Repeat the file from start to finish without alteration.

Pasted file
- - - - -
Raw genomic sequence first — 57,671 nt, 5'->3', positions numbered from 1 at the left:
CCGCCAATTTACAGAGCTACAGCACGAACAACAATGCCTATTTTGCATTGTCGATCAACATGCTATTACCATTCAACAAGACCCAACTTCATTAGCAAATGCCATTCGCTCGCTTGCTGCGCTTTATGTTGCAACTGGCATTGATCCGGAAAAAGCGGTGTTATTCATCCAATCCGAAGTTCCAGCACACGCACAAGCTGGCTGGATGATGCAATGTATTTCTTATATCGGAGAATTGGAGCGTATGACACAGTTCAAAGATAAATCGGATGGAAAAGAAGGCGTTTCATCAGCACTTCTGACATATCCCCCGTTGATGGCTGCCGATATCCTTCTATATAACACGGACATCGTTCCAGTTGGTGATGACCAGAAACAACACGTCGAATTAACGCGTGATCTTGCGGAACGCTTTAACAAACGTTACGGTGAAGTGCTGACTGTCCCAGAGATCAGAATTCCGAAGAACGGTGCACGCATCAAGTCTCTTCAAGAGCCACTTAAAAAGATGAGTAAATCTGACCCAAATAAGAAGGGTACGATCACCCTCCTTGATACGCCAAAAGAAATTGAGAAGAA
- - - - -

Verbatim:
Raw genomic sequence first — 57,671 nt, 5'->3', positions numbered from 1 at the left:
CCGCCAATTTACAGAGCTACAGCACGAACAACAATGCCTATTTTGCATTGTCGATCAACATGCTATTACCATTCAACAAGACCCAACTTCATTAGCAAATGCCATTCGCTCGCTTGCTGCGCTTTATGTTGCAACTGGCATTGATCCGGAAAAAGCGGTGTTATTCATCCAATCCGAAGTTCCAGCACACGCACAAGCTGGCTGGATGATGCAATGTATTTCTTATATCGGAGAATTGGAGCGTATGACACAGTTCAAAGATAAATCGGATGGAAAAGAAGGCGTTTCATCAGCACTTCTGACATATCCCCCGTTGATGGCTGCCGATATCCTTCTATATAACACGGACATCGTTCCAGTTGGTGATGACCAGAAACAACACGTCGAATTAACGCGTGATCTTGCGGAACGCTTTAACAAACGTTACGGTGAAGTGCTGACTGTCCCAGAGATCAGAATTCCGAAGAACGGTGCACGCATCAAGTCTCTTCAAGAGCCACTTAAAAAGATGAGTAAATCTGACCCAAATAAGAAGGGTACGATCACCCTCCTTGATACGCCAAAAGAAATTGAGAAGAA